Chuck Prophet and the Mission Express at The Hamilton (Washington, DC – Nov. 16, 2014)
Sizing up the room, Chuck Prophet described how he uses smell and broken glass to find most of the bars he plays in. Surveying the Hamilton, he described it as something between “The White House and a PTA meeting.” Could he get the crowd involved and energized at this seated show? You bet he could. The man is a professional showman and his band, a well oiled machine. The rhythm section of bassist Kevin T. White and drummer Vicente Rodriguez are rock solid, as is the blend of guitars, keyboards and harmonies.
The songlist featured many songs from his new Night Surfer album, with a mix of Temple Beautiful, a few older tunes (“Summertime Thing”) and some covers (a brief intro of CCR’s “Lodi” and Alex Chilton’s “Bangkok”). Speaking of covers, Stephanie Finch (the “leader of the band,” according to her husband) sounded like Linda Rondstadt, singing Michael Nesmith’s “Different Drum.” Prophet’s new album translates well live with lots of opportunities to stretch out. He and James DePrato sounded like Dickey and Duane as they wove guitar solos together.
The band wrapped up with three sing-alongs: “Willie Mays Is Up at Bat,” then, in the encore, the Flaming Groovies’ “Shake Some Action,” and the great closing song, “You Did.” The crowd was fully engaged, singing, up on their feet.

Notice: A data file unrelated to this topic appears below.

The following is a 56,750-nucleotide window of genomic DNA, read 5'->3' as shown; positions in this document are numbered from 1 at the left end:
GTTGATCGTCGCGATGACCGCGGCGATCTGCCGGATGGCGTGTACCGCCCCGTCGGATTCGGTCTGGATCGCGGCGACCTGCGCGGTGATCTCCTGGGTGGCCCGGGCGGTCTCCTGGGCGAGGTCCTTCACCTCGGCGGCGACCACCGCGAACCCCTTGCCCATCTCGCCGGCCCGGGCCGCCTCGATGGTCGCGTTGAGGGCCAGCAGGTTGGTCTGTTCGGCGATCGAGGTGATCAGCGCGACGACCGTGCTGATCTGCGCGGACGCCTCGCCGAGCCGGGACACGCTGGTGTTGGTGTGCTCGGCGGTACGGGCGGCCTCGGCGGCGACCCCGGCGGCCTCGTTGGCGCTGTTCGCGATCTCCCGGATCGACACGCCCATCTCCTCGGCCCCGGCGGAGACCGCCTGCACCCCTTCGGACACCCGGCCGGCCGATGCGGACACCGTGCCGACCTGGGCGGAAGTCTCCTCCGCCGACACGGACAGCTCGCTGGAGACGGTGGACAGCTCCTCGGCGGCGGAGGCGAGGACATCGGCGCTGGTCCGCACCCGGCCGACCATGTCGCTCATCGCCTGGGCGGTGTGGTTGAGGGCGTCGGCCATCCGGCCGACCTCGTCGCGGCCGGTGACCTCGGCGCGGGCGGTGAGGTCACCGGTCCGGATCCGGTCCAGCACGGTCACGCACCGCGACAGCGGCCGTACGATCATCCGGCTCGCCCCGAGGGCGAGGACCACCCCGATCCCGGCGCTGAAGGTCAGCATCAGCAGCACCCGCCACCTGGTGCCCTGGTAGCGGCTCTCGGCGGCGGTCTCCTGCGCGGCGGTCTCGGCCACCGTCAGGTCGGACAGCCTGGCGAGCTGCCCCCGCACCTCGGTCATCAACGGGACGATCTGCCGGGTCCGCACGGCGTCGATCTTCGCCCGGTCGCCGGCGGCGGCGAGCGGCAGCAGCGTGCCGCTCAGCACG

I recently read about Chrissie Hynde complaining to the crowd about their constant filming and picture-taking with mobile phones. How did Prophet handle it? He reached down (mid-solo) and playfully swiped the device, passing it back to the band. Then again it was a low stage. (Careful, Chrissie).
Recent No Depression comments have focused on Chuck Prophet’s inability to make it to the big stage, given his talents. The show last night was certainly a step up to a larger room (about 300-350 people in attendance), and Prophet was up to the task. So, perhaps he will get there. He certainly works hard, touring endlessly.